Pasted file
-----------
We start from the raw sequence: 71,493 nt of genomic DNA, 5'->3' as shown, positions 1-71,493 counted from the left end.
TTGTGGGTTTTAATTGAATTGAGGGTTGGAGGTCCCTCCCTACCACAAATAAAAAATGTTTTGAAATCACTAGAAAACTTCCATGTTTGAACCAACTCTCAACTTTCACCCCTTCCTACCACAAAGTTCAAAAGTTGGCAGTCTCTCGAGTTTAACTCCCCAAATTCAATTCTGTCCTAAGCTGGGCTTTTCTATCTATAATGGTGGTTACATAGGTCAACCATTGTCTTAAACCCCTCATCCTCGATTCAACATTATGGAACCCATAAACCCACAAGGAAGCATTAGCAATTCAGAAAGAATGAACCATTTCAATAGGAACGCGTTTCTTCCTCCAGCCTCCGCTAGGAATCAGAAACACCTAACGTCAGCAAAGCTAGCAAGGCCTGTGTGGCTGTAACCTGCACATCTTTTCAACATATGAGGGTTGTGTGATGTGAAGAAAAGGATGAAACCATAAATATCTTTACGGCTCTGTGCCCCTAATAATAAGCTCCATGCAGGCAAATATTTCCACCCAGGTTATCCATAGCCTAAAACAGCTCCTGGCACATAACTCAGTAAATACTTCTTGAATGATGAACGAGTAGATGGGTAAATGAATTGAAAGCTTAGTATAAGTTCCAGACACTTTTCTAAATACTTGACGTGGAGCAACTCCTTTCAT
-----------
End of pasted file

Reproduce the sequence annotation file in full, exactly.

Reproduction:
We start from the raw sequence: 71,493 nt of genomic DNA, 5'->3' as shown, positions 1-71,493 counted from the left end.
TTGTGGGTTTTAATTGAATTGAGGGTTGGAGGTCCCTCCCTACCACAAATAAAAAATGTTTTGAAATCACTAGAAAACTTCCATGTTTGAACCAACTCTCAACTTTCACCCCTTCCTACCACAAAGTTCAAAAGTTGGCAGTCTCTCGAGTTTAACTCCCCAAATTCAATTCTGTCCTAAGCTGGGCTTTTCTATCTATAATGGTGGTTACATAGGTCAACCATTGTCTTAAACCCCTCATCCTCGATTCAACATTATGGAACCCATAAACCCACAAGGAAGCATTAGCAATTCAGAAAGAATGAACCATTTCAATAGGAACGCGTTTCTTCCTCCAGCCTCCGCTAGGAATCAGAAACACCTAACGTCAGCAAAGCTAGCAAGGCCTGTGTGGCTGTAACCTGCACATCTTTTCAACATATGAGGGTTGTGTGATGTGAAGAAAAGGATGAAACCATAAATATCTTTACGGCTCTGTGCCCCTAATAATAAGCTCCATGCAGGCAAATATTTCCACCCAGGTTATCCATAGCCTAAAACAGCTCCTGGCACATAACTCAGTAAATACTTCTTGAATGATGAACGAGTAGATGGGTAAATGAATTGAAAGCTTAGTATAAGTTCCAGACACTTTTCTAAATACTTGACGTGGAGCAACTCCTTTCAT